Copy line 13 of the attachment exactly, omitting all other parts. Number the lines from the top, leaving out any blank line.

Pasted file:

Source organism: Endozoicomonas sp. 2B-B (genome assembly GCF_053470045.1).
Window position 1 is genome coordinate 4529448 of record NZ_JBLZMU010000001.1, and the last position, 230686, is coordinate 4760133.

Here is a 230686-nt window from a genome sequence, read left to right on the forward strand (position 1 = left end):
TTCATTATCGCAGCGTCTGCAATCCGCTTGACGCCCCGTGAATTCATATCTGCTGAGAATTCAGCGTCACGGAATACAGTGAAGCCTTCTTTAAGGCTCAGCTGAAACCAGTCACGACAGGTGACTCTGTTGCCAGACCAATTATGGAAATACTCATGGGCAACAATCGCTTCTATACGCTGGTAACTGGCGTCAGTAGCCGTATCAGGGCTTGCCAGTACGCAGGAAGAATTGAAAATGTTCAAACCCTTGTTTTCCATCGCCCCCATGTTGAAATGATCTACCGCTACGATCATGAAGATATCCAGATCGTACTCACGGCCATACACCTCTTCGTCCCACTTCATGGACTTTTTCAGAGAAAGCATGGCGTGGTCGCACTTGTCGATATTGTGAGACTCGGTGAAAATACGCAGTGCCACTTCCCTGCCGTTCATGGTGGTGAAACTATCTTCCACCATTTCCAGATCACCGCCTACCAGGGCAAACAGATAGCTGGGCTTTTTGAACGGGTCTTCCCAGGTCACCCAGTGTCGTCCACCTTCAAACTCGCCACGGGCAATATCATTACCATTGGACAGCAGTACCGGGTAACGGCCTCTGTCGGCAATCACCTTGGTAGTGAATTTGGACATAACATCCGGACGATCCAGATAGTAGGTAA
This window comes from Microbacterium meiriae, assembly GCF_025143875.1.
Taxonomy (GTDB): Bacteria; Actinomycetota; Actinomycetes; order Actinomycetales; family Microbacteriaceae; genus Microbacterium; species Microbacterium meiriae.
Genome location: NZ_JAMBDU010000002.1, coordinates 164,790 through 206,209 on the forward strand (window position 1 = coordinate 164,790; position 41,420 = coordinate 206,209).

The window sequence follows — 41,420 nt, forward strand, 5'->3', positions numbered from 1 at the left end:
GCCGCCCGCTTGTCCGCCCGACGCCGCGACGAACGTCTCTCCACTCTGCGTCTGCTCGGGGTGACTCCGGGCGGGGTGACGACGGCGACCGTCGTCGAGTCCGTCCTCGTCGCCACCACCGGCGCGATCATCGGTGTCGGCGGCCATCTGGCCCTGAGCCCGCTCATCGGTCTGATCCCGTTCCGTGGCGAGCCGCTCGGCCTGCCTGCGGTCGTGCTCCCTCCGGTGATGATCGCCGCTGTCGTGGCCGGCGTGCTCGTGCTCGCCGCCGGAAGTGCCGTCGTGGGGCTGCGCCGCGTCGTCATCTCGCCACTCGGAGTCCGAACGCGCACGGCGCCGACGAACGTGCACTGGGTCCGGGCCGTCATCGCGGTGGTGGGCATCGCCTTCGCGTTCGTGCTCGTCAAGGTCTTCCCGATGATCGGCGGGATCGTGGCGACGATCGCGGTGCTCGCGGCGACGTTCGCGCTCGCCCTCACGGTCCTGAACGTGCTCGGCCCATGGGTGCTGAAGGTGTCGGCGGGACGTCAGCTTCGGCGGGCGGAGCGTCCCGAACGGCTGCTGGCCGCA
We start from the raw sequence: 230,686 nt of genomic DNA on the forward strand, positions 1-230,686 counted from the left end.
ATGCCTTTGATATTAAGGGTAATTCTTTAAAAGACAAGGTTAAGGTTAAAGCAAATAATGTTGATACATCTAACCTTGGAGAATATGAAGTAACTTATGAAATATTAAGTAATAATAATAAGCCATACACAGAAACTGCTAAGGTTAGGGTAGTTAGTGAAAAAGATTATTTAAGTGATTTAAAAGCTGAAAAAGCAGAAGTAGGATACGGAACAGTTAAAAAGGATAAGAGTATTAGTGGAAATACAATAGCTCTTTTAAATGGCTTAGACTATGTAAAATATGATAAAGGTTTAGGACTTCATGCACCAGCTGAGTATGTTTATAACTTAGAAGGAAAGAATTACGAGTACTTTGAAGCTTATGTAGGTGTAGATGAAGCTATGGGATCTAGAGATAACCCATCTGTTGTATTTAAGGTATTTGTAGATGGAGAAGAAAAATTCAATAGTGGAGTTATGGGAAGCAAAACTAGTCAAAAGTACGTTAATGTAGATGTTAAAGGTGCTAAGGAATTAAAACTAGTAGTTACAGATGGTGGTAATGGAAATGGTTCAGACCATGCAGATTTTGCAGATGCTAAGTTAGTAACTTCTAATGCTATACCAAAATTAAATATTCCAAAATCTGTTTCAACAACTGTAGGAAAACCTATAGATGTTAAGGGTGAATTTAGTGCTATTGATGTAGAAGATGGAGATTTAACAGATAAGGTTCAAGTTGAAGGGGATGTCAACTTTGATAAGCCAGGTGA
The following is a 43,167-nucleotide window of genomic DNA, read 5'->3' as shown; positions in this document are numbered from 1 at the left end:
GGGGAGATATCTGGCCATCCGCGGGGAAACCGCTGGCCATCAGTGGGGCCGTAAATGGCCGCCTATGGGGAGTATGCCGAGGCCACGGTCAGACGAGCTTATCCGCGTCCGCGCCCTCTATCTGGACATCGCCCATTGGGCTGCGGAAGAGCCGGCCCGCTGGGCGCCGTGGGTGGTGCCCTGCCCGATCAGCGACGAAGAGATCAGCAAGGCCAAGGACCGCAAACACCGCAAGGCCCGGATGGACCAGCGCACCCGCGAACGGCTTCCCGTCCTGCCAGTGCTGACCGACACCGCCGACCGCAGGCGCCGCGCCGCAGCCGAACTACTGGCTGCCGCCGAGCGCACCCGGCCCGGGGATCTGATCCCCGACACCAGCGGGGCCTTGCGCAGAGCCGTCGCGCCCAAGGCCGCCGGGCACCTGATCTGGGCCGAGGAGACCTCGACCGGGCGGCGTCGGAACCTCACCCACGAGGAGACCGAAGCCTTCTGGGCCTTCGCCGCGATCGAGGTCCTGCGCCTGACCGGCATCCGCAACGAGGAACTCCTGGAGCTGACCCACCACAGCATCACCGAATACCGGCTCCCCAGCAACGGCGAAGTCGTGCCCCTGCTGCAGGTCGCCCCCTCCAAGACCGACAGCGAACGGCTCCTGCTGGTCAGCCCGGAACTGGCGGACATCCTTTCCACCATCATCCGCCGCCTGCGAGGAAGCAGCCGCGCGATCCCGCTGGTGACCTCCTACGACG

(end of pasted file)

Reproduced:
GGGGAGATATCTGGCCATCCGCGGGGAAACCGCTGGCCATCAGTGGGGCCGTAAATGGCCGCCTATGGGGAGTATGCCGAGGCCACGGTCAGACGAGCTTATCCGCGTCCGCGCCCTCTATCTGGACATCGCCCATTGGGCTGCGGAAGAGCCGGCCCGCTGGGCGCCGTGGGTGGTGCCCTGCCCGATCAGCGACGAAGAGATCAGCAAGGCCAAGGACCGCAAACACCGCAAGGCCCGGATGGACCAGCGCACCCGCGAACGGCTTCCCGTCCTGCCAGTGCTGACCGACACCGCCGACCGCAGGCGCCGCGCCGCAGCCGAACTACTGGCTGCCGCCGAGCGCACCCGGCCCGGGGATCTGATCCCCGACACCAGCGGGGCCTTGCGCAGAGCCGTCGCGCCCAAGGCCGCCGGGCACCTGATCTGGGCCGAGGAGACCTCGACCGGGCGGCGTCGGAACCTCACCCACGAGGAGACCGAAGCCTTCTGGGCCTTCGCCGCGATCGAGGTCCTGCGCCTGACCGGCATCCGCAACGAGGAACTCCTGGAGCTGACCCACCACAGCATCACCGAATACCGGCTCCCCAGCAACGGCGAAGTCGTGCCCCTGCTGCAGGTCGCCCCCTCCAAGACCGACAGCGAACGGCTCCTGCTGGTCAGCCCGGAACTGGCGGACATCCTTTCCACCATCATCCGCCGCCTGCGAGGAAGCAGCCGCGCGATCCCGCTGGTGACCTCCTACGACG